Montana State University

MSU team, collaborators report latest findings from historic Antarctic drilling

January 21, 2015 -- MSU News Service

MSU graduate student Alex Michaud, center, and marine technician Mackenzie Haberman look at a sediment core that has just come up from the sea floor. The core contains sediment on the bottom and very clear sea water on top. (Photo courtesy of WISSARD).This was the deep field site for the final field season of WISSARD. (Photo courtesy of WISSARD).These are some of the core samples drawn in January during the final field season of WISSARD. (Photo courtesy of WISSARD).Carolyn Branecky, left, and Sarah Neuhaus, both from the University of California, Santa Cruz, help bring in core samples from WISSARD. (Photo courtesy of WISSARD). This coring team helped collect samples during the final field season of WISSARD. (Photo courtesy of WISSARD).

MSU graduate student Alex Michaud, center, and marine technician Mackenzie Haberman look at a sediment core that has just come up from the sea floor. The core contains sediment on the bottom and very clear sea water on top. (Photo courtesy of WISSARD).

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BOZEMAN -- Using a specially designed hot-water drill to cleanly bore through a half mile of ice, a National Science Foundation-funded team of researchers, which includes faculty and students from Montana State University, has become the first ever to reach and sample the "grounding zone,” where Antarctic ice, land and sea all converge.

Data gathered from samples of sediment taken in the grounding zone will provide clues about the mechanics of ice sheets and their potential effects on sea-level rise, according to the researchers.

Cameras sent down the drilling hole also revealed an unsuspected population of fish and invertebrates living beneath the ice sheet, the farthest south that fish have ever been found. The surprising discovery of fish in waters that are extremely cold (28 degrees Fahrenheit) and perpetually dark poses new questions about the ability of life to thrive in extreme environments.

"I have been investigating these types of environments for much of my career, and although I knew it would be difficult, I had been wanting to access this system for years because of its scientific importance," said Ross Powell, a chief scientist with the Whillans Ice Stream Subglacial Access Research Drilling (WISSARD) project and a researcher at Northern Illinois University.  "Rewards such as this, where we are gaining an understanding of the ice sheet dynamics and its interaction with ocean and sediment, as well as establishing the structure of its ecosystem, is especially rewarding -- a big pay-off in delayed gratification."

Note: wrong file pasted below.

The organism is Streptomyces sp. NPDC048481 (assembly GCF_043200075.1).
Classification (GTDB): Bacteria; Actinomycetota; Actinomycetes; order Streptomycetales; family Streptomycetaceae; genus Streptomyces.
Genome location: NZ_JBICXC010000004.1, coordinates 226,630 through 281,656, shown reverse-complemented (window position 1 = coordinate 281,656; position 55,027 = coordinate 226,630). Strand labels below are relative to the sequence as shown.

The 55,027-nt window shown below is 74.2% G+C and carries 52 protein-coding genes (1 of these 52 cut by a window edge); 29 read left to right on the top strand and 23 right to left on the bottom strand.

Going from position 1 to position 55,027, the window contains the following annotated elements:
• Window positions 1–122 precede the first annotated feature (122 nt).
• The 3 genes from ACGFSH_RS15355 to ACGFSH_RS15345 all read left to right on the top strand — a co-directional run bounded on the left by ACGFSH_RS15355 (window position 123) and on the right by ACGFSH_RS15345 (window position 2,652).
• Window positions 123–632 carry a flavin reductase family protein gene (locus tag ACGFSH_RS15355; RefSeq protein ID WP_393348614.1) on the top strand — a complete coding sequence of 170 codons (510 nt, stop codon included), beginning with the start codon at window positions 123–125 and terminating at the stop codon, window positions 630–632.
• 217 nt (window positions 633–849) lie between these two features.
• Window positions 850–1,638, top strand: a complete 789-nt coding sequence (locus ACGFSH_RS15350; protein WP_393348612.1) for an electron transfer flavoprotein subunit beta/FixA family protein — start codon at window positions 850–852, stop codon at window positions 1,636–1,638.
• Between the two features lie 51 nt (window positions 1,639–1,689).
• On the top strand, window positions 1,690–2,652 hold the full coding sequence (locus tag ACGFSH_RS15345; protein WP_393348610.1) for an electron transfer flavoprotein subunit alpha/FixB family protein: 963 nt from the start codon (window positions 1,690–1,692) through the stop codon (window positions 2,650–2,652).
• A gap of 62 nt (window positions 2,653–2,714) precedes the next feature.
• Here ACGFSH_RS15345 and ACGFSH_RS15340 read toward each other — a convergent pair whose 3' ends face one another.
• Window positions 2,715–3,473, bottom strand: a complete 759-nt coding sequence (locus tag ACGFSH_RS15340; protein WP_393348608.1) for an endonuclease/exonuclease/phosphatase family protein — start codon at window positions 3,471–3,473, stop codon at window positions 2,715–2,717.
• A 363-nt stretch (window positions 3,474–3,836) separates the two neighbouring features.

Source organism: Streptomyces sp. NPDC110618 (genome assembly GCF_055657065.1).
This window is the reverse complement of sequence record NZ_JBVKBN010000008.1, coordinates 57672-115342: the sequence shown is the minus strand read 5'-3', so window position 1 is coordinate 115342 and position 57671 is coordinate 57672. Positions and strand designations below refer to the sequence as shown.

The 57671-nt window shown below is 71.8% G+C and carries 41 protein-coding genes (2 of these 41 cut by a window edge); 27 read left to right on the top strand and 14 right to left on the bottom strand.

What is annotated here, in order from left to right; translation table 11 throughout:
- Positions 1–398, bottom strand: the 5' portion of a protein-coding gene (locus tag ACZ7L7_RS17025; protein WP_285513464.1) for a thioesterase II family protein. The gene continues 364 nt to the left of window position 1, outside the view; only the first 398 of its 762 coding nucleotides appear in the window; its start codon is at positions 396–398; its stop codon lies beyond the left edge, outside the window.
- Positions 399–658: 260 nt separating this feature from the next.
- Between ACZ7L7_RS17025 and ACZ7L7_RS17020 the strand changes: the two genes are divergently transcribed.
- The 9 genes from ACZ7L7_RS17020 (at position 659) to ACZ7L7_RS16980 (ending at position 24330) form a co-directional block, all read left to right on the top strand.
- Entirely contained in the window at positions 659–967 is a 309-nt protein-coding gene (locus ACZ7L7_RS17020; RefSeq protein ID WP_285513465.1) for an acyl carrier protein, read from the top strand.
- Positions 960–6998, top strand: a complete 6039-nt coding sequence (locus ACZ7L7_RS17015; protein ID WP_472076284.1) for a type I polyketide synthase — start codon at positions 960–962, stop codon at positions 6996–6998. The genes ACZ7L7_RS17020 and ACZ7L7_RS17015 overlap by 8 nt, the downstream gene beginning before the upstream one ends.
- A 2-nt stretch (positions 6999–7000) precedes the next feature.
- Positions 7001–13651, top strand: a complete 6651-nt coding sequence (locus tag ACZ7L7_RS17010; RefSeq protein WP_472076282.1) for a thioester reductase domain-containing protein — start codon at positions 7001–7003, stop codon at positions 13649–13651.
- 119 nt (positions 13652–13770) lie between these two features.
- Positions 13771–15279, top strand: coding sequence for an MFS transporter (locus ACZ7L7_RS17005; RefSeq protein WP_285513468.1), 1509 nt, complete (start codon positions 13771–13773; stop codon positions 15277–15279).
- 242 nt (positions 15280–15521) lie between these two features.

The newest discoveries stem from the WISSARD project's investigation of the grounding zone of Whillans Ice Stream of the West Antarctic Ice Sheet (WAIS), roughly 530 miles from the edge of the Ross Ice Shelf in Antarctica's Ross Sea.

WISSARD is funded by NSF's Division of Polar Programs, which also provided the logistical support needed to succeed in the challenging Antarctic conditions. The division manages the U.S. Antarctic Program, which coordinates all U.S. Scientific research on the continent.

Using a powerful hot-water drill developed and built by the University of Nebraska-Lincoln, researchers punched through nearly 2,500 feet of the Ross Ice Shelf on Jan. 8.

On Jan. 16, as more than 40 scientists, technicians and camp staff worked around the clock to collect as many samples and data as they could while the borehole remained open, the WISSARD team deployed a Remotely Operated Vehicle (ROV) called "Deep SCINI"-- (Submersible Capable of under Ice Navigation and Imaging) -- to explore about 4,300 square feet of the marine cavity around the borehole. The ROV was developed at the University of Nebraska, Lincoln.

The ROV discovered a variety of fish and invertebrates including numerous amphipods, or marine crustaceans, components of an ecosystem that may provide new insights into how creatures survive and even thrive in one of the world's most extreme environments.